Norwegian Elkhound history is rich, long and intriguing. Skeletons of similar Spitz-type dogs buried with Norsemen have been found that date back as far back as 4,000 BCE. It is firmly believed that the ancestors to Norwegian Elkhounds traveled alongside the Vikings as they plundered the seas and shores. They also apparently used these dogs on the homestead for hunting, herding, guarding and companionship. Much of the development of the breed may have happened in the last few centuries, however. DNA evidence has been found in these dogs of an extinct species of gray wolf from nearby regions.
Of course, the Vikings didn't leave any written records meant to preserve their adventures and legacies. It took a very long time before Norwegian Elkhounds were written about. That started around 1877 when the Norwegian Hunters Association first noticed the dogs. Members sought to retain as much history as far back as possible, and pedigrees were traced back as far as they could. These records helped form the breed's studbook, the Norsk Hundestambak, and upon it was formed the Norwegian Kennel Club. That same year, the Club held its first dog show. As the show was held in Oslo, much was said about Norwegian Elkhounds throughout Europe. The dogs became very popular rather quickly, and they were exported to many countries soon thereafter.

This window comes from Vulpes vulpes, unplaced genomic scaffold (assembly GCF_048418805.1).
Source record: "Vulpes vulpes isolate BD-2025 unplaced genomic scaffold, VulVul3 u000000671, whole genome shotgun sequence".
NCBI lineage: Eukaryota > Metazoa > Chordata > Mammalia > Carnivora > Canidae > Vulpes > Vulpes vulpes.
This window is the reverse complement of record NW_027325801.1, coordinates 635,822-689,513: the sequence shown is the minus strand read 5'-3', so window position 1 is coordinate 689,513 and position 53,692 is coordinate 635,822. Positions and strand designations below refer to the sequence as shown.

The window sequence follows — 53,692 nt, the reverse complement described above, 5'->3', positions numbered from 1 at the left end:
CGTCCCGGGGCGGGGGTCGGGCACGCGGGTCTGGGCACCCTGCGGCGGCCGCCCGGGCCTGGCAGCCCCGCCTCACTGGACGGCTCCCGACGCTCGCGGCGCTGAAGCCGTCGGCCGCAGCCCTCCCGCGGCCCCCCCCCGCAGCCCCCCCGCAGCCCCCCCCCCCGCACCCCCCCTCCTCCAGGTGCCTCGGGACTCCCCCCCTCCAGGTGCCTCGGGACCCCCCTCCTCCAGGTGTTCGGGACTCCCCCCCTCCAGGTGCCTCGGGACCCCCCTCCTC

The breed was entered into the American Kennel Club (AKC) studbooks in 1913. A full decade later, the UK-based Kennel Club (KC) formally recognized Norwegian Elkhounds. That same year, 1923, the British Elkhound Society was formed to prompt that KC recognition. By 1930, the AKC had also recognized the dogs, a move which was likely petitioned by the Norwegian Elkhound Association of America. That Association, which had been basically founded in 1930, became a club member of the AKC in 1935.
Today, the Norwegian Elkhound is the National Dog of Norway.